This guest post was written by Rebecca Thorman, one of the first female Gen Y bloggers I “met” online. Many of you may know of Rebecca from her previous blog Modite, what you might not know is that Rebecca launched a new blog… Kontrary picks up where the rest of the web left off.
Ah, happiness. It’s so elusive, right? My guess is that you spend the great majority of your time online reading and browsing aimlessly, seeking that secret to happiness, that thing that will make you motivated and feel happy for the rest of the day, maybe the rest of the week if you’re lucky.
In fact, it seems that everything is “how to be rich, be happy, quit your day job, have sex every day and live well” and in these five buckets (happiness, money, work, life, relationships), we’re seeing people repeat the same things over and over to the point where there is no value anymore.
Seriously, how many times can you read about how to be creative or how to execute your idea? You probably would be great at doing what you love, but you are too afraid to do so because we’re stuck in society’s delusion – that is, what we really want to do we’re afraid won’t be acceptable in society or are told to stay in whatever place society has created for us (particularly true for women).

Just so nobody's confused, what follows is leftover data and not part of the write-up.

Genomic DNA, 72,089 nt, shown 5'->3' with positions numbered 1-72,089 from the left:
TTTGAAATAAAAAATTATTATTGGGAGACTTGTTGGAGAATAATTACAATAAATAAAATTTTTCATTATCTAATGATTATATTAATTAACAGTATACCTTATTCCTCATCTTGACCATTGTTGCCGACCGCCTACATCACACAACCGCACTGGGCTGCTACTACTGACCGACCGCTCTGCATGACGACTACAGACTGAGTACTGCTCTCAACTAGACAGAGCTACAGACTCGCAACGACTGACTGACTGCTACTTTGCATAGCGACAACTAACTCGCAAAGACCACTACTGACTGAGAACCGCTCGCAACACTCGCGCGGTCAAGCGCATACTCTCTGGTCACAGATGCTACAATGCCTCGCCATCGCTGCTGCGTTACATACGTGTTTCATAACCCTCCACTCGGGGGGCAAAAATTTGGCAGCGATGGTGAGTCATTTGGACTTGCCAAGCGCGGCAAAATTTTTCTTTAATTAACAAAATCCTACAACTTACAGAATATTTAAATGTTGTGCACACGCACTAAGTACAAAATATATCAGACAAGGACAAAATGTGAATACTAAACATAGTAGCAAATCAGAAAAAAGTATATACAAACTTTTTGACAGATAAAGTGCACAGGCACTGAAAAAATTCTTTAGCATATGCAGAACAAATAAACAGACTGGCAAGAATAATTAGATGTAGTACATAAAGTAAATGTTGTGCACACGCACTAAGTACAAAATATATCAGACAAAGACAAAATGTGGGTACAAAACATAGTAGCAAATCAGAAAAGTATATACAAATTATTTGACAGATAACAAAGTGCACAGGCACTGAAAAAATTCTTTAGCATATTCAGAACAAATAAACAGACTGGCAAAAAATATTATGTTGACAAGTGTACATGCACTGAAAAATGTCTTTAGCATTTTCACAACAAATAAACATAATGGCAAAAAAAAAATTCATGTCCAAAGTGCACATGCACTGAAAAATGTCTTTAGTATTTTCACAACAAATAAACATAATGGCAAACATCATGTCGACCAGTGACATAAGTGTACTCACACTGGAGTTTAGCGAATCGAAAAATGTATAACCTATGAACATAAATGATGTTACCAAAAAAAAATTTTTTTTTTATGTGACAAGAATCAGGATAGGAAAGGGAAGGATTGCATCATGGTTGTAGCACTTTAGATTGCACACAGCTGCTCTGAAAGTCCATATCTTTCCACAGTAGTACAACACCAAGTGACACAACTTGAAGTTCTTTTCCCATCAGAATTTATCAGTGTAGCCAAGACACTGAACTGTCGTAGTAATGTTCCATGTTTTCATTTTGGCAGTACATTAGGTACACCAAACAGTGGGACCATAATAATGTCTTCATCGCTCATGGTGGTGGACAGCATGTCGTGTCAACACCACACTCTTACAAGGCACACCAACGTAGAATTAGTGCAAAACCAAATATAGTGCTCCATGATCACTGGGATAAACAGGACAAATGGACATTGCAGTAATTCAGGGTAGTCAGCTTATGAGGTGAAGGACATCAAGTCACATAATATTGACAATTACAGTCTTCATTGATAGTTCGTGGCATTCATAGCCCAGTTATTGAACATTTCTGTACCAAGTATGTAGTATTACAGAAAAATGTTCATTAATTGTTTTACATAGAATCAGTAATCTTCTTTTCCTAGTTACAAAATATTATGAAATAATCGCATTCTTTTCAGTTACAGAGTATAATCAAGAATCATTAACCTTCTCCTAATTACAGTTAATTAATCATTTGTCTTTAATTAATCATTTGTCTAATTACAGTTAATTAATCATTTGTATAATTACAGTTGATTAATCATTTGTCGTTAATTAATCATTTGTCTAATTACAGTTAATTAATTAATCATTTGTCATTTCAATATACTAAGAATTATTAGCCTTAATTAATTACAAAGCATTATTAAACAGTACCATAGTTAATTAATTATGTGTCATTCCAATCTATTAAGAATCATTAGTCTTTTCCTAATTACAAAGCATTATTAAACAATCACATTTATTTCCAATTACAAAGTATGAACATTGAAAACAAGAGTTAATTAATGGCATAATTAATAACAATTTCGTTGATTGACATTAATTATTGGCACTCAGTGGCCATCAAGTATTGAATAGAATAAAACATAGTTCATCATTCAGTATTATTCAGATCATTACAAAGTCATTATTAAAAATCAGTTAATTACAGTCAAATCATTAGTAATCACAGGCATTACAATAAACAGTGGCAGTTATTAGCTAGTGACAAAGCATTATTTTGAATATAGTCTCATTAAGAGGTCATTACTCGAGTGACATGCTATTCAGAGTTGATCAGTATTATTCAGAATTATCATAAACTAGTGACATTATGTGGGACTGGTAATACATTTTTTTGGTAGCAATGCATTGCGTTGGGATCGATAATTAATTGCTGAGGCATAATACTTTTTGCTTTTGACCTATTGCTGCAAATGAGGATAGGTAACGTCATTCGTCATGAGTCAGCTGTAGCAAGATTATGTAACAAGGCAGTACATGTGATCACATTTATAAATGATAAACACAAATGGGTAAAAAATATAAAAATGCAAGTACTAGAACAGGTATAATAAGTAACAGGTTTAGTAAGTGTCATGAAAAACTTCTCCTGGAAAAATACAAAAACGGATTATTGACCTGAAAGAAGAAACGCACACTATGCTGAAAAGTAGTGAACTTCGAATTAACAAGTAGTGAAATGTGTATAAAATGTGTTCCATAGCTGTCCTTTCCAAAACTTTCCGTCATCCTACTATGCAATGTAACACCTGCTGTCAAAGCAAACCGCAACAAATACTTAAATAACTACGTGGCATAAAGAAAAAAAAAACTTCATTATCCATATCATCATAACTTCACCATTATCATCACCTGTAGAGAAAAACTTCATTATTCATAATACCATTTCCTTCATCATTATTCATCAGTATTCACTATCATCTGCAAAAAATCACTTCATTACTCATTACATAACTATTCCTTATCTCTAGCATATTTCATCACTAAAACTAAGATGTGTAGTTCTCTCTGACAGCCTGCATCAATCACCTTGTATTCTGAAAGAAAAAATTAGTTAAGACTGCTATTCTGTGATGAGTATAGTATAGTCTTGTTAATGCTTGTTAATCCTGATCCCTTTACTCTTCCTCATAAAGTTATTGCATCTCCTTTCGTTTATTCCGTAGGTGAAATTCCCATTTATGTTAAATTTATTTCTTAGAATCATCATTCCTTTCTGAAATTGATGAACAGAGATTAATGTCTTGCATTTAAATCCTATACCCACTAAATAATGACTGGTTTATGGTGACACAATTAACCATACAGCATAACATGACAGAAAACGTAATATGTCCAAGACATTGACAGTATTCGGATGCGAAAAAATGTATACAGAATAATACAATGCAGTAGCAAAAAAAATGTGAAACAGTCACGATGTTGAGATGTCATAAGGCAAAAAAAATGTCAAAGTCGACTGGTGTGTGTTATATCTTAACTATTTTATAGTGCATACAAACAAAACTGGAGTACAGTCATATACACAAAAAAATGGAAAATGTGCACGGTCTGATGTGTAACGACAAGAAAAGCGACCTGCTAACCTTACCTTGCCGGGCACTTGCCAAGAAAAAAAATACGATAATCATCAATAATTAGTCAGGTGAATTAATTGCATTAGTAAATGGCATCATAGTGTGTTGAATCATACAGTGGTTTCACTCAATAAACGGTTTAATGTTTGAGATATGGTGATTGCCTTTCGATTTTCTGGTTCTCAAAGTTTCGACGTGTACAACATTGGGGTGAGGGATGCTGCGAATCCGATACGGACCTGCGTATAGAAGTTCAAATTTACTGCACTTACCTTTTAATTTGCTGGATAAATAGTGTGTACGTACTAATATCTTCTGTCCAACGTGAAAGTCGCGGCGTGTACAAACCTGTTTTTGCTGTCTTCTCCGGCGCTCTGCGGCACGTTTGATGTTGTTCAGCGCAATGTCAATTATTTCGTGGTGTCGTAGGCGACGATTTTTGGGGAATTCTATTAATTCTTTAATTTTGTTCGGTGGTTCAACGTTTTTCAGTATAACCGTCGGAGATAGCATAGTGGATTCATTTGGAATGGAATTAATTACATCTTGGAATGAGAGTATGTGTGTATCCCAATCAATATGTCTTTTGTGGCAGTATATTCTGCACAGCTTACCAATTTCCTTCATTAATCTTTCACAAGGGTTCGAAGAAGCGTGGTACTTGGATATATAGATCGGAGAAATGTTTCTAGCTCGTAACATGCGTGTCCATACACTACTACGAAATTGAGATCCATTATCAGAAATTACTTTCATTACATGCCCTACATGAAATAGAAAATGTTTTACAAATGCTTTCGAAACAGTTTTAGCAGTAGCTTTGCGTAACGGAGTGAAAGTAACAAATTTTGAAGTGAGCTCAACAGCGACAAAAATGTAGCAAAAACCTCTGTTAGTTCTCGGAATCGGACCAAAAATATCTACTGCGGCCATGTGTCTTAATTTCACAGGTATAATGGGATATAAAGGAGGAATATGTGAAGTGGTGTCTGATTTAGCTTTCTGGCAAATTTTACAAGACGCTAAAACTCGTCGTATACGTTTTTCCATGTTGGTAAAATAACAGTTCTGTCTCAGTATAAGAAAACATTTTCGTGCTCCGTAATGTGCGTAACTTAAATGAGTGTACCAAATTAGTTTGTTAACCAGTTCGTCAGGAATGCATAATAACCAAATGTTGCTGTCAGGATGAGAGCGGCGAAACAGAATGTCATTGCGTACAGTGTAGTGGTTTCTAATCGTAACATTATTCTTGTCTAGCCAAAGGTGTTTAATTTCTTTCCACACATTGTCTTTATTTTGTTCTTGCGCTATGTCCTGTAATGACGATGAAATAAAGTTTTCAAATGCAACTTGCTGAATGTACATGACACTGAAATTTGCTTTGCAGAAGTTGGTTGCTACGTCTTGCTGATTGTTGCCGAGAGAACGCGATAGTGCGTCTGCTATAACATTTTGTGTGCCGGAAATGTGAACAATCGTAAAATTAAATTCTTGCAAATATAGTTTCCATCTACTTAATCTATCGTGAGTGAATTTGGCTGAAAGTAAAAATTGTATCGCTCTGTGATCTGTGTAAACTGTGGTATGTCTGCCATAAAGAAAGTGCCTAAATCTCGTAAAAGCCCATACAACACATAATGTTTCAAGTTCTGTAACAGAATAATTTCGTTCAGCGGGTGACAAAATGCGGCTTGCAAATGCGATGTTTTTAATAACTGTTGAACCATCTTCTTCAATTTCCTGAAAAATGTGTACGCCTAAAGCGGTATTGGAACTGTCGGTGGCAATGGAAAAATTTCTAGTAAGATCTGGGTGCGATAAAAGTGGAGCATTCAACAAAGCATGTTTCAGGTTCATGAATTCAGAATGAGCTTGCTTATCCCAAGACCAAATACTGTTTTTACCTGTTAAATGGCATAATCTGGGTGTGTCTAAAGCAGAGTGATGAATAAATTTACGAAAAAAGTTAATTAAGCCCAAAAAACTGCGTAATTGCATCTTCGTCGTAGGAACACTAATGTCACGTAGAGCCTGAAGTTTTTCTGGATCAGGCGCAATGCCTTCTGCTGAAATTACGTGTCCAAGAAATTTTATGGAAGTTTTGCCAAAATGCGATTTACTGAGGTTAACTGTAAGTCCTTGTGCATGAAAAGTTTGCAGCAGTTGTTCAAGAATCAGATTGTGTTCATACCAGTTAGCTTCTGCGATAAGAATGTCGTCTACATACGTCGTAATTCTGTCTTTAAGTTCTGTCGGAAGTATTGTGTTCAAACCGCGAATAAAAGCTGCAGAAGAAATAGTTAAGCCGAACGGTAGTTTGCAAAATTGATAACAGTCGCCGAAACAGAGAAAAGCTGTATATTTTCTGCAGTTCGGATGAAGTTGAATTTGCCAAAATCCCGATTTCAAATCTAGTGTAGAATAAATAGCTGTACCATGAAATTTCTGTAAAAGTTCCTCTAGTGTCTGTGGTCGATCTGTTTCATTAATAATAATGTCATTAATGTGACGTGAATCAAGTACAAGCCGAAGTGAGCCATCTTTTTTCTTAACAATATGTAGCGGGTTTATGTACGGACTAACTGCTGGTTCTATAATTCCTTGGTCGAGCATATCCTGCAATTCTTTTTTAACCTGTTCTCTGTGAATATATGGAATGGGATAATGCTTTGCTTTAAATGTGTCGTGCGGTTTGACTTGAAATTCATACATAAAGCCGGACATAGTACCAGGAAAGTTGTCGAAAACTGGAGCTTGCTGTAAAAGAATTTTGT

There’s nothing stopping anyone from doing what they want and living their highest values except most people try to live in other people’s values instead of their own, or they expect other people to live inside their values instead of recognizing they have their own as well.
Le sigh. I’d like to suggest two solutions:
1) Recognize that happiness is not the end goal, but that you are always feeling happiness, and you are always feeling pain, in every moment. Struggle isn’t something to overcome then, but just is. Some days things will go your way, and some days they won’t. Accept it and find a balance.
2) Dive deeper. Happiness is not the be all and end all. There’s a whole lot more going on in the world like energy innovations, media, healthcare, philosophy, the sharing economy, technology, fashion, the food industry, political history. So, maybe stop reading so much about the processes of ideas, and start reading about actual ideas.
My guess is that by avoiding your pursuit of happiness for awhile, you’ll find more of it than you thought possible.